Allen also acknowledged -- crucially -- that the original target of Saturday's raid, an unnamed militant suspected of being the senior Taliban commander in the Tangi Valley, managed to escape and remains at large.
“Did we get the leader that we were going after in the initial operation?” Allen said. “No, we did not.”
Even if U.S. forces had killed that insurgent leader, however, it is debatable whether it would have been a turning point for the fight in eastern Afghanistan, let alone for the entire war.
The number of targeted raids by SEALs and other Special Operations personnel has escalated sharply, and U.S. officials estimate those troops have killed nearly 3,000 Taliban fighters in the past six months, including roughly 600 insurgent commanders. Allen claimed coalition forces had reversed the Taliban's momentum in key areas of the country, particularly southern Afghanistan.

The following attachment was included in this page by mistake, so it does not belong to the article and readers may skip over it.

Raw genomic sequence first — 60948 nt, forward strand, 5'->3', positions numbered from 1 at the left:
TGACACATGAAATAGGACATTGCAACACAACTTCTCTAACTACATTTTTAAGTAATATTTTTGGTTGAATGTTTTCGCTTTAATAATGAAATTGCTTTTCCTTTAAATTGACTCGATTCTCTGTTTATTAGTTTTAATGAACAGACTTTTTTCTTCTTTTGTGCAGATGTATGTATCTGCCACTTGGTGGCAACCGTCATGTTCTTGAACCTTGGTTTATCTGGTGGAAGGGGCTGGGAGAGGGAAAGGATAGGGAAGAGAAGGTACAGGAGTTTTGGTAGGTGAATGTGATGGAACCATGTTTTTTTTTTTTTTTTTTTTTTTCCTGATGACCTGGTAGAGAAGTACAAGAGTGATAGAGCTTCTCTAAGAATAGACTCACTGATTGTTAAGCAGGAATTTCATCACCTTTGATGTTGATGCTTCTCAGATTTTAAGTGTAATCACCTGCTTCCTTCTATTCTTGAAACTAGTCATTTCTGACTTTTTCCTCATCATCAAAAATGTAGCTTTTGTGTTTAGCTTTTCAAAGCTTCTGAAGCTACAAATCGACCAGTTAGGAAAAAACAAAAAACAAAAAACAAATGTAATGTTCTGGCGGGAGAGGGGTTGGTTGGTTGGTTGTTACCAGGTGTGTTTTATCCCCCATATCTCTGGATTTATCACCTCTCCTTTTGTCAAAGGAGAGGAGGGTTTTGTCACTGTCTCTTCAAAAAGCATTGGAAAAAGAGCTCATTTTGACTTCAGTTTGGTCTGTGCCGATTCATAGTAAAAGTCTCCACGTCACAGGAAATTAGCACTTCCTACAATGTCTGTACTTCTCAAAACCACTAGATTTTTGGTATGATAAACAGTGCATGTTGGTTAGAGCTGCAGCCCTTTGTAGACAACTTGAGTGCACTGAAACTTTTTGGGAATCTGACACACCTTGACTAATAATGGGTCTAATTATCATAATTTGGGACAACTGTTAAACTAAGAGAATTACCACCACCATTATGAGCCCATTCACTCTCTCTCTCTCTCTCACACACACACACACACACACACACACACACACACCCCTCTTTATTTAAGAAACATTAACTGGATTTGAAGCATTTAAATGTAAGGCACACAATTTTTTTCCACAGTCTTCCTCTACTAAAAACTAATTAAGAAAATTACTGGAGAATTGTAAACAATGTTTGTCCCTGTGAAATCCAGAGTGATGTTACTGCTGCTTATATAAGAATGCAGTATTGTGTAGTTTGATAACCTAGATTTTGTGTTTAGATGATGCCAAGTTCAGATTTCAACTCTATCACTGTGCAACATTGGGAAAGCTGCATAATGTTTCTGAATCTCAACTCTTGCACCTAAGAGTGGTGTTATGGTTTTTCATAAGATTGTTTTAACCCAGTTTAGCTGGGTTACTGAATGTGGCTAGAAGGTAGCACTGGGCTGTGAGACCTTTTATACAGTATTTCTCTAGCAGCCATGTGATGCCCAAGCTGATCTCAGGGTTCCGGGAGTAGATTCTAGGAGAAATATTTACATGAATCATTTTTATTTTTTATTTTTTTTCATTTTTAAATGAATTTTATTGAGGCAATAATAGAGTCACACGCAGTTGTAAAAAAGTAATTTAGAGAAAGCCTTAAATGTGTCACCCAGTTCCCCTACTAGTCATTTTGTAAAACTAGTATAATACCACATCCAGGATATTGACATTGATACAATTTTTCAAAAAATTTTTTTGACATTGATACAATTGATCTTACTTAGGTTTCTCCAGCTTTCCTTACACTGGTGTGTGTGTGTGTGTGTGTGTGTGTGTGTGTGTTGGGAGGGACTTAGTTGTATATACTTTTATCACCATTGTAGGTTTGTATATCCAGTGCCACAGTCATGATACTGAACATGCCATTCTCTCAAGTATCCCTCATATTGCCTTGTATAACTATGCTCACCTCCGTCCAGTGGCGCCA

Still, the missions haven’t dented the militants’ willingness or ability to fight. There were 1,600 detonations of improved explosive devices in June, an all-time high, and the Taliban are now regularly conducting attacks in once-quiet parts of northern and eastern Afghanistan.
Even southern Afghanistan, the main focus of U.S. operations over the past year, remains dangerous. On Thursday, a massive IED tore through a coalition patrol, killing five troops. At least 388 U.S. and NATO forces have died so far this year, putting 2011 on pace to match, and probably exceed, the record 711 troops who were killed in Afghanistan last year.
That, in the end, for the troops at least, may be the most dispiriting aspect of last weekend’s failed mission: Even if the Rangers and SEALs had succeeded in finding their target and safely returning home, it may not have made all that much of a difference in how quickly the war ends.